I am unsure of my feelings on them.

So unsure that I had to go through several boxes of the seasonal treat this past winter to determine my feelings on them.

So unsure that I attempted to store three boxes away in my freezer so that I could continue to test them during the off-season. (Note: the aforementioned boxes have since mysteriously disappeared)

So unsure that when I realized my reserve boxes had gone missing (Ed note: contents of box were later determined to have been consumed by one James Hilger. Mr. Hilger resides with the author, and will pay dearly for his mistake) I furiously hunted down a homemade recipe for the treat, and vowed to make them as a summertime treat. In your sugar-coated face, archaic Nabisco rules!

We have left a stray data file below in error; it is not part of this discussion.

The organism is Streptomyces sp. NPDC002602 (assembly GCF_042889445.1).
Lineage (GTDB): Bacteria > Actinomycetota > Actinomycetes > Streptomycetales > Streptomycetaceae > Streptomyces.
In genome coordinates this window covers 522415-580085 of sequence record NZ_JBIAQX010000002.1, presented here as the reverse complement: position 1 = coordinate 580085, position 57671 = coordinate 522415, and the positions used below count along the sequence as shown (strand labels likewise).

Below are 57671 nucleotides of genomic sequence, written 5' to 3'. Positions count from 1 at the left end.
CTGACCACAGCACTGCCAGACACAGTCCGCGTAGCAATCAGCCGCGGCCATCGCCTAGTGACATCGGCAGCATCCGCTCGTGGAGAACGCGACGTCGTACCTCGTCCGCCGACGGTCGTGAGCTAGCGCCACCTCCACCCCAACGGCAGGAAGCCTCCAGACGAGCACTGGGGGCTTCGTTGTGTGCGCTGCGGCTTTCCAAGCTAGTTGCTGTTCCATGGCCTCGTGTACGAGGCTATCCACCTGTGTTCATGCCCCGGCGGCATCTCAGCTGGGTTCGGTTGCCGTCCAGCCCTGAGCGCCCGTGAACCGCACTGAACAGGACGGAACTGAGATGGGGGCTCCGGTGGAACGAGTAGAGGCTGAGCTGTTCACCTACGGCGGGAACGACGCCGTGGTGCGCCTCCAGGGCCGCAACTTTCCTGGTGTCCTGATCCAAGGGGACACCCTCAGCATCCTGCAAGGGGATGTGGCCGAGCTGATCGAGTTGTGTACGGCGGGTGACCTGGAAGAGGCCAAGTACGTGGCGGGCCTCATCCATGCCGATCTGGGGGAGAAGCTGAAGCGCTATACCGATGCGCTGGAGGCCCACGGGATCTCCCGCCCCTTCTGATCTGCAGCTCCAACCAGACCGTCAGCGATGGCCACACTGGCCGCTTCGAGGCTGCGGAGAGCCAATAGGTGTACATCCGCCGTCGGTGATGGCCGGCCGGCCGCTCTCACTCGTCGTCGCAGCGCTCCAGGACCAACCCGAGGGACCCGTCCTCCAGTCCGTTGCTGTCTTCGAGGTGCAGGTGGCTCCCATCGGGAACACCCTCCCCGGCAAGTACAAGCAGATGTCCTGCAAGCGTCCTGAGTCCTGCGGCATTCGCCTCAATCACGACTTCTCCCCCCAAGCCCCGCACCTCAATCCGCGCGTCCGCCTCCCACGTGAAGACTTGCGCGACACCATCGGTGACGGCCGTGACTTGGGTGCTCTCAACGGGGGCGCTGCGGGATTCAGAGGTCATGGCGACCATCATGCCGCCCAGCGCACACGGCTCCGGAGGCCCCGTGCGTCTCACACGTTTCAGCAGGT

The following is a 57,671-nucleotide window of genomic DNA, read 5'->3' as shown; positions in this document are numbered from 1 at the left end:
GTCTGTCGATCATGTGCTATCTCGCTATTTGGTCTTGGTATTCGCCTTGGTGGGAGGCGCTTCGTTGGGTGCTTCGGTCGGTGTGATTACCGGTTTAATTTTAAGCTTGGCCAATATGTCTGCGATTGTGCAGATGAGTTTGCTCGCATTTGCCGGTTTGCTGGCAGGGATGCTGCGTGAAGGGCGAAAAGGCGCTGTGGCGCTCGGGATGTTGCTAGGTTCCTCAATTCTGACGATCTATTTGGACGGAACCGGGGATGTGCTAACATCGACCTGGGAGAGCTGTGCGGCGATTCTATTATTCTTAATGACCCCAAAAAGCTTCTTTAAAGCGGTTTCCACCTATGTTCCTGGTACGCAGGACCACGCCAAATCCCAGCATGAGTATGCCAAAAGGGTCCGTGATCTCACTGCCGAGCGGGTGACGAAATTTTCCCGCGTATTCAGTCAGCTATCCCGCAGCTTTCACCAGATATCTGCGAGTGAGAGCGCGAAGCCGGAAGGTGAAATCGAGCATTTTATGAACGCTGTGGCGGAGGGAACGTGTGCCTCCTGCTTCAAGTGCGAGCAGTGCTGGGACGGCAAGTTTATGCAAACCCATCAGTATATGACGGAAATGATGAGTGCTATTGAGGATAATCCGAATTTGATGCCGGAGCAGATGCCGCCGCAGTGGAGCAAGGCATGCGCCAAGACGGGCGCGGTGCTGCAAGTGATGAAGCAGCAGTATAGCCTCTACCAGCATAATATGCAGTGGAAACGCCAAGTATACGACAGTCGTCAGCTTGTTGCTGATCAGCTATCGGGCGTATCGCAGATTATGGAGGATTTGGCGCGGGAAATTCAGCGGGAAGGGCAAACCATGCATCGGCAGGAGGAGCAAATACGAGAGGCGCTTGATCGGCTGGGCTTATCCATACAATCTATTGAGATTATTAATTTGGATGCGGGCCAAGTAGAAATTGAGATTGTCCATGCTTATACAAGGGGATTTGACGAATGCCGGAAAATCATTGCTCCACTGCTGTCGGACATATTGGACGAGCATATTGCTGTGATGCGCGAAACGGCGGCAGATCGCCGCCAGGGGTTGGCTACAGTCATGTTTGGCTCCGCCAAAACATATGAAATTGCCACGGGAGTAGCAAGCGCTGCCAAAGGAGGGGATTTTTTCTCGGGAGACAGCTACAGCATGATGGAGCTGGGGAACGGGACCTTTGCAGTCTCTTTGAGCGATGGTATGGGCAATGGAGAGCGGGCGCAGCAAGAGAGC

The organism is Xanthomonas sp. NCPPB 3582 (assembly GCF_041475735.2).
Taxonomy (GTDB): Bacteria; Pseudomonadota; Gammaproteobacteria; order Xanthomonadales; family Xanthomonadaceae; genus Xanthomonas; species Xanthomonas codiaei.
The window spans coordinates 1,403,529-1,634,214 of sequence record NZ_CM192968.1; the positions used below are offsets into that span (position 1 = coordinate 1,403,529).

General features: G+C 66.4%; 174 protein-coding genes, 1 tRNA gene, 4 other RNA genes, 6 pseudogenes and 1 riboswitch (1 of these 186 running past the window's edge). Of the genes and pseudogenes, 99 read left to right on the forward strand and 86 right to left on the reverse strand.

If you want the truth, I actually respect Nabisco for attempting to limit my intake of this marshmallowy, chocolate-covered delight on a graham cracker platform. It’s a pretty good marketing strategy, considering the number of salivating Mallomar-devotees lurking outside of my– let’s face it, everyone’s– local Key Food come wintertime. But I just can’t live without ’em. I… I can’t. And so I attempted to make my own. Let’s do this, friends.

Homemade Mallobars (they’re bars because I cut them into bars, because I did. These made about 40 for me)

From the James Beard Foundation

For the Graham Crackers

1/2 cup plus 2 tablespoons of all-purpose flour

1/2 cup plus 2 tablespoons of whole wheat flour (also called graham flour)

Pinch of salt

1/4 teaspoon of baking soda

6 tablespoons of softened butter

2 tablespoons plus 1 1/2 teaspoons of white sugar

2 tablespoons of brown sugar

5 teaspoons of honey

1 egg, beaten

1/2 teaspoon of vanilla extract

For the Marshmallow

1/3 cup of water, plus extra for cooking

1/2 teaspoon of vanilla extract